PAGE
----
The kind of passion family and friends accuse us of being obsessed about because we neglect them at times. We’ve stayed up too late meeting a deadline, finishing a thought, or tweaking one more sentence. Fellow writers are the only ones who understand. We follow and friend each other for support and higher social media stats.
One of my favorite quotes comes from Harper Lee’s interview by Roy Newquist, from his book, Counterpoint (1964 by Rand McNally): “Writing is a process of self-discipline you must learn before you can call yourself a writer. There are people who write, but I think they’re quite different from people who must write.”
Why do we do it? Because a passion to tell a story rose from the depth of our souls, a character from our imagination became real. We hear them screaming for help because we left them in the middle of a disaster scene when real life interrupted.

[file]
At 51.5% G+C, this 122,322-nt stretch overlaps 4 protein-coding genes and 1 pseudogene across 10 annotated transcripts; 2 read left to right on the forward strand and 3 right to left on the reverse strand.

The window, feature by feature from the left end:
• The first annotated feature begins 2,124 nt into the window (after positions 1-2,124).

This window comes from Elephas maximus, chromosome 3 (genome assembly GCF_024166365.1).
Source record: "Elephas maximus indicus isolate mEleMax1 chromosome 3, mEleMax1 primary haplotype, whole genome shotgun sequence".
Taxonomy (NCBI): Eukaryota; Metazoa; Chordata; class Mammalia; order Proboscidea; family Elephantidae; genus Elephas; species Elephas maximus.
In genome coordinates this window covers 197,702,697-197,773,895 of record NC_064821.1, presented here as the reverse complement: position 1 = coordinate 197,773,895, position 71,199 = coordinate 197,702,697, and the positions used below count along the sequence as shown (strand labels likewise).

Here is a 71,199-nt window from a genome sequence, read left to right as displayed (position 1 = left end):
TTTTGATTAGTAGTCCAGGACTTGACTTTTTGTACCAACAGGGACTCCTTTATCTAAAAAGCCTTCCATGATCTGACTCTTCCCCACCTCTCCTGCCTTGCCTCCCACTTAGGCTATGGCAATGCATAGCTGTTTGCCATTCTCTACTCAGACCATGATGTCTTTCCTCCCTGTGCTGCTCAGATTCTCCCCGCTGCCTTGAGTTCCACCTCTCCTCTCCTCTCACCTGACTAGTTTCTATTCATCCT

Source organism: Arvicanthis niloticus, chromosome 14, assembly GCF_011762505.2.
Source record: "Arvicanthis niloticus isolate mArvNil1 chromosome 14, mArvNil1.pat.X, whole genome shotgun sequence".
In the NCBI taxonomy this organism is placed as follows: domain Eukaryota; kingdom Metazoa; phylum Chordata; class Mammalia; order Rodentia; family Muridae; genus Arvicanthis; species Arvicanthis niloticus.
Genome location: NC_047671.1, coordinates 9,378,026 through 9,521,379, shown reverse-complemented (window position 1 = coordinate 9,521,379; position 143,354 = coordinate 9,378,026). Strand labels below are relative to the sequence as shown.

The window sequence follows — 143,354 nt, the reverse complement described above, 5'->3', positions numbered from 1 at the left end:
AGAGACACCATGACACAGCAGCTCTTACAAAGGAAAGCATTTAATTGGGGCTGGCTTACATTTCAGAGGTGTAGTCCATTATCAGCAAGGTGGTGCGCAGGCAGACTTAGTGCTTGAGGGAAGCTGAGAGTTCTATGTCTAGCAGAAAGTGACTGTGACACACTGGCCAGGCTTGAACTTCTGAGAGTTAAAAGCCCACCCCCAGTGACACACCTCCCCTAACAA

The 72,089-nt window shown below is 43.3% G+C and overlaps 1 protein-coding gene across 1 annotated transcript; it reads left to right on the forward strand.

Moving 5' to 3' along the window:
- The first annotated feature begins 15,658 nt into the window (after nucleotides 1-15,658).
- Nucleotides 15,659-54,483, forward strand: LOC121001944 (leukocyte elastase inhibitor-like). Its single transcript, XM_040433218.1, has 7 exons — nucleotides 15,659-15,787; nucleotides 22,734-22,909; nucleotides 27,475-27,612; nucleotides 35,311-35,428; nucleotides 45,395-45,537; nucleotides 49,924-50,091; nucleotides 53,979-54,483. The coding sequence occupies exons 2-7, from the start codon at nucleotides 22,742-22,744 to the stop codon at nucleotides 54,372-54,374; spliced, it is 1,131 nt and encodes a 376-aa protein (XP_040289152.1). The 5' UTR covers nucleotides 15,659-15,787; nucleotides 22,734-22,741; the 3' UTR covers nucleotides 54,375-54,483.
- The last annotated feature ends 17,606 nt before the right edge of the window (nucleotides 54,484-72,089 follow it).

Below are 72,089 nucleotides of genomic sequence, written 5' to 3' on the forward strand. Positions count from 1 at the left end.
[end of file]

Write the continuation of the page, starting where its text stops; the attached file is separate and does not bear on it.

We share our WIP with others, “wanting honest feedback,” but not really. Upon hearing the truth of flat characters or disjointed, lack luster plots, we spiral into despair. We pout, eat chocolate, and stare at the delete button, anticipating life as a normal person.
But we can’t—passion to tell the story compels us back from the brink to try again. We sigh and take a fresh look, apologize to our Protagonist, and complete the journey because we must. Maybe someday our family and friends will understand and love us anyway.